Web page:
The next phone call ended up being more influential on my life than expected. I called The Winner’s Circle and Dave answered. I told him what I needed, he made a recommendation and we chatted for a bit. I told him that my focus was mainly restoring Sprites and Midgets. His immediate response: “You should buy The Winner’s Circle.” I laughed and we talked a bit more. Before I hung up, I asked out of curiosity how much he wanted for it. The next few days I thought a lot about it. I mentioned to Nancy what he had said and talked to Jake Jacobs (a good friend and the guy who organized the Cincinnati Conclave) about it since Jake is a businessman who understands how money works. Strangely, they both thought it wasn’t a terrible idea.
Over the next few weeks, I was hustling to get my Bugeye back together hoping to have time to test things out before our adventure. My car was being built on a tight budget. I wouldn’t have frivolous luxuries like a roof or working gauges. One day I decided to call Dave back and see how serious he was. It turns out, he was determined to sell his business to someone younger who is passionate about Sprites and Midgets. As you can imagine, that’s not a high percentage of the population. He suggested I make a trip up and see the place and we could talk some more.
The Winner’s Circle was a nice little tired storefront in Cleveland with a beautiful all-original Bugeye sitting in the entry. Nancy and I talked with Dave for a few hours. He explained that his son Rob was working with him, but had taken a new job and that he himself was too old and tired to keep the place going like it deserved. He showed me some of the products made specifically for him, many of which he had developed on his own. Dave also told me about all of the products which he made in the past and just let die because he didn’t have the time to oversee them anymore. He is a master distributor for Moss Motors, but this only scratched the surface of what made The Winner’s Circle special.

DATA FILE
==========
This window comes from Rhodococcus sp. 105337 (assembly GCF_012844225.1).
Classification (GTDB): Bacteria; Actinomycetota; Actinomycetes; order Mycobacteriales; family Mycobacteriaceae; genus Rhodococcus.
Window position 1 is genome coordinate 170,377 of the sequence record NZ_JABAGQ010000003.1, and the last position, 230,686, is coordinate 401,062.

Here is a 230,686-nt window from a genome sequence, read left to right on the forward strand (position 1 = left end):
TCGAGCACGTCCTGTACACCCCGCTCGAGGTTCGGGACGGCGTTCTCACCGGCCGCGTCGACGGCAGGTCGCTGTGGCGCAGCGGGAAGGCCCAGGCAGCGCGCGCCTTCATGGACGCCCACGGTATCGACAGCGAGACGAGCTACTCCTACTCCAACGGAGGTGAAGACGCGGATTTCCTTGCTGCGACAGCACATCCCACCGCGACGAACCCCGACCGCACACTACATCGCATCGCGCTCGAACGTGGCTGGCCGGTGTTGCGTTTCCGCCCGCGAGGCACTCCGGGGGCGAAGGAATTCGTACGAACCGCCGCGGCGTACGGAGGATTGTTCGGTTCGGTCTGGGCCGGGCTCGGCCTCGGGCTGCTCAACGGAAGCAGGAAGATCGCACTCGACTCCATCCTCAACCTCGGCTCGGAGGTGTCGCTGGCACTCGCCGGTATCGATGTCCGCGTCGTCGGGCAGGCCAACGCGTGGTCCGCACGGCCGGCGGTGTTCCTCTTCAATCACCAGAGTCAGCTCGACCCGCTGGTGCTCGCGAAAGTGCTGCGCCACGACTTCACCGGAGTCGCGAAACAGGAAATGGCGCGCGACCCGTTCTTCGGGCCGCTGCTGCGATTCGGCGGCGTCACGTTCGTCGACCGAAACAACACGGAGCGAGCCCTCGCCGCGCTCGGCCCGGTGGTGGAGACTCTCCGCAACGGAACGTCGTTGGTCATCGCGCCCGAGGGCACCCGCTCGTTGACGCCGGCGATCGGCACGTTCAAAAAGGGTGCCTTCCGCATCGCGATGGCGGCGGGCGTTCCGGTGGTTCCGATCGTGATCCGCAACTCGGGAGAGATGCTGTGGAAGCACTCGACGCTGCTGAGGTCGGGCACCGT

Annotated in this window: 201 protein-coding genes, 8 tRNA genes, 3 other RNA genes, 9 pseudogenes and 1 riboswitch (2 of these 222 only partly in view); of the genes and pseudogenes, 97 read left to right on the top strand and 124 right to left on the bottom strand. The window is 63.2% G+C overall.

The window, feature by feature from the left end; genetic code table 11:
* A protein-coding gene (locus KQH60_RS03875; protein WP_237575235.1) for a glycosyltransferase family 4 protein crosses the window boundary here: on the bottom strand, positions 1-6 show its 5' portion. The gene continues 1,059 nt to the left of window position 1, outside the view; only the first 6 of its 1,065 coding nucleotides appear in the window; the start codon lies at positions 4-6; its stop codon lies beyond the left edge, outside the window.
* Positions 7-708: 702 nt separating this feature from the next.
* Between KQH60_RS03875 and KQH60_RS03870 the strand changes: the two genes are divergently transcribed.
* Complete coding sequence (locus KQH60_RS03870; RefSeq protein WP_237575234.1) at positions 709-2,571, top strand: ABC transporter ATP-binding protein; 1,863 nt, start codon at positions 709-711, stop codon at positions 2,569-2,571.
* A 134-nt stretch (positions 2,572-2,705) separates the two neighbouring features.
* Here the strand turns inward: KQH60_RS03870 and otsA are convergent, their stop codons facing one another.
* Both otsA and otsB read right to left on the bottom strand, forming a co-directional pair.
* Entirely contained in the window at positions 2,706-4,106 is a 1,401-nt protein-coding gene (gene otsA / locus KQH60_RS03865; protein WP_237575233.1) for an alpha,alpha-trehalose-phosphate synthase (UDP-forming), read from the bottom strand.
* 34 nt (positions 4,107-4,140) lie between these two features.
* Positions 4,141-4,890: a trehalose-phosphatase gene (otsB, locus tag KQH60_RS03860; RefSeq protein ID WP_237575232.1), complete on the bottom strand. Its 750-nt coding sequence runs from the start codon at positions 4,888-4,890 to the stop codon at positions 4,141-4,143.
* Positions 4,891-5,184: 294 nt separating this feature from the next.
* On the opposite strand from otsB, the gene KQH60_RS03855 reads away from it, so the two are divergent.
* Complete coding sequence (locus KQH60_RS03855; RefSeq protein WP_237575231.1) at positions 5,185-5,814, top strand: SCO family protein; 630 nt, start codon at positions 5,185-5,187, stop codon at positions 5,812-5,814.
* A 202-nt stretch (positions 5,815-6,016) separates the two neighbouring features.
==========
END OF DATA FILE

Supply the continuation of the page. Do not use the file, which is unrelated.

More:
Determination and Heart
Dave started racing a Bugeye in 1963. He ended up crashing and rolling it, but he continued racing for decades after. He started The Winner’s Circle in 1967 out of his home garage. He eventually grew enough to start a storefront in 1970. There just aren’t many people around anymore with the experience and knowledge of these cars that Dave has. One of his selling points of the business is that I get Dave’s help whenever I need his brain. Dave has been there and done that with everything on these cars, and if he hasn’t done it himself, he knows someone who has.
Talking with Dave, I found that often he would get people asking for something, so he’d figure out how to get it made. One example is Hawk brake pads. The company didn’t think it was worth it to make brake pads for Sprites and Midgets. Dave went and met with them and asked what it would take to get them made. They said they did not want to pay for the fixtures for them. Dave got the fixtures made and they are still making brake pads off of those. As Dave’s son Rob grew up, he got the racing bug as well. For many years Dave or Rob would pick up the phone if you called for help and they always had the answer.